For those that haven't seen it, I thought I'd post a link to Errol Morris' seven-part series in the New York Times, "The Case of the Inappropriate Alarm Clock." Morris has been analyzing work done by the FSA photographers, presenting arguments about manipulations made by various photographers and how these photographs were then used in and received by the media.
I find this relevant in light of recent controversy surrounding photographs submitted to the New York Times itself. (See: APhotoEditor's postings: NYTimes Magazine Pulls Photo Essay After Questions of Digital Alteration are Raised, and NYT Reminds Freelance Photographers "No Unauthorized Alteration of Photos)
But, it's nothing new. There will always be the belief that "documentary photography" should mean that the initial subject/scene as well as the resulting photograph of it should never be altered, else the photograph isn't a truthful/valid document. (What Spain Sees in Robert Capa's Civil War Photo)
The counterpoint to that is that unless the camera could set up itself and take pictures mechanically with no human interaction, there will always be a certain amount of subjectivity in "documentary" photography. Morris states:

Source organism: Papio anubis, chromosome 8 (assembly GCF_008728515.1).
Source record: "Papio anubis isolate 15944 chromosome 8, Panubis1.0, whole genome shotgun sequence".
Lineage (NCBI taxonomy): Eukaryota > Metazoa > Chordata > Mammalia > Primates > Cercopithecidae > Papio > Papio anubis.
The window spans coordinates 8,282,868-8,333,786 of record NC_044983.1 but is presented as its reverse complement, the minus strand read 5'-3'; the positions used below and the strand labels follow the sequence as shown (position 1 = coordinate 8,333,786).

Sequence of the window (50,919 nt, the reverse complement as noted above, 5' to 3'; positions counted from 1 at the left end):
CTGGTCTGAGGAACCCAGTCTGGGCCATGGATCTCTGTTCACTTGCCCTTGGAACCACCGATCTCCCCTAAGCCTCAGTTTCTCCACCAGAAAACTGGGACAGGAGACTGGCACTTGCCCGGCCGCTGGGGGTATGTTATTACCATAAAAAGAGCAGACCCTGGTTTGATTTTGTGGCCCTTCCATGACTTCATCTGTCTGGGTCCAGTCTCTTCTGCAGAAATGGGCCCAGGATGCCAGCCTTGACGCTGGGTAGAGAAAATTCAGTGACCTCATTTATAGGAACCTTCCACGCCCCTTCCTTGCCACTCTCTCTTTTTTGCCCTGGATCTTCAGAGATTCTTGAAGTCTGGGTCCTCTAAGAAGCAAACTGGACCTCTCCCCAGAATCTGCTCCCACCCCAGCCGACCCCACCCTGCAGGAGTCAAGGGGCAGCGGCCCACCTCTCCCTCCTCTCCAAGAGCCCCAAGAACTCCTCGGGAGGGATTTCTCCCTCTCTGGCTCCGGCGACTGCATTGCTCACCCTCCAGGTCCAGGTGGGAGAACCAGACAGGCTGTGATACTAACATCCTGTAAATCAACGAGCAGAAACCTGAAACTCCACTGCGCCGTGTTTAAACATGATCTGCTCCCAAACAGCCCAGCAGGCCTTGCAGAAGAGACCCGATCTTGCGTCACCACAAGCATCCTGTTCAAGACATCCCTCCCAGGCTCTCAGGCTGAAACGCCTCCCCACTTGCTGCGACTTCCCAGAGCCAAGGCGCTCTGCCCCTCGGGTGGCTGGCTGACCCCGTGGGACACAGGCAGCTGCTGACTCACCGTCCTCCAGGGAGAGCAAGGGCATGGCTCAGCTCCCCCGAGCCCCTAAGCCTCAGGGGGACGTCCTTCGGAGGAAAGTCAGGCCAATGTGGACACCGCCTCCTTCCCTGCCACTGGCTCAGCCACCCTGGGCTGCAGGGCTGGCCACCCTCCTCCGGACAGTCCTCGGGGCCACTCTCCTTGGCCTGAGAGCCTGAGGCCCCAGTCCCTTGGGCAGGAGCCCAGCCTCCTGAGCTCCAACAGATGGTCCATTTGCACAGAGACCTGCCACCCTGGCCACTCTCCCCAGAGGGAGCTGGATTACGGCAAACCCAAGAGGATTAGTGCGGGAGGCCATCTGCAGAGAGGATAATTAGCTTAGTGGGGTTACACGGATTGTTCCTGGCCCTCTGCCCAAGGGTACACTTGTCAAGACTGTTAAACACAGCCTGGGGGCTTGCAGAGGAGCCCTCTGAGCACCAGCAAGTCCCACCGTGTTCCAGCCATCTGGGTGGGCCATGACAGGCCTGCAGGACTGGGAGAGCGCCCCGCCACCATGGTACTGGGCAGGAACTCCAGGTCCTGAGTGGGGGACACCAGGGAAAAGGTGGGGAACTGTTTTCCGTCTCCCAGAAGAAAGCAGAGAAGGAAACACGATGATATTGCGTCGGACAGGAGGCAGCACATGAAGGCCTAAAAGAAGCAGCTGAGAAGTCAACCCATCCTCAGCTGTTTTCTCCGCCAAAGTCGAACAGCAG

That [a photographer] should have been no more than a surveillance camera programmed to record a scene directly in front of his/her nose? But even a surveillance camera is programmed or, at least, positioned to look in one direction rather than another. On close examination, the issue of posing collapses into absurdity.
By its very nature as a tool for cropping a scene, in using a camera, a photographer is always making a choice between what is included and what is excluded in the frame, what is given more or less importance/weight, and how visual elements may interact with one another to tell a story. The photographer is always involved, it's just the extent to which that involvement takes place.
Does that involvement make a photograph any less valid? Maybe instead of believing that a documentary-style photograph is an "absolute truth," it should instead be considered as being a photographer's visual response to a specific time and place.
New York Times: "The Case of the Inappropriate Alarm Clock" by Errol Morris
Part 6 – TK
Part 7 – TK
For more on Errol Morris: http://www.errolmorris.com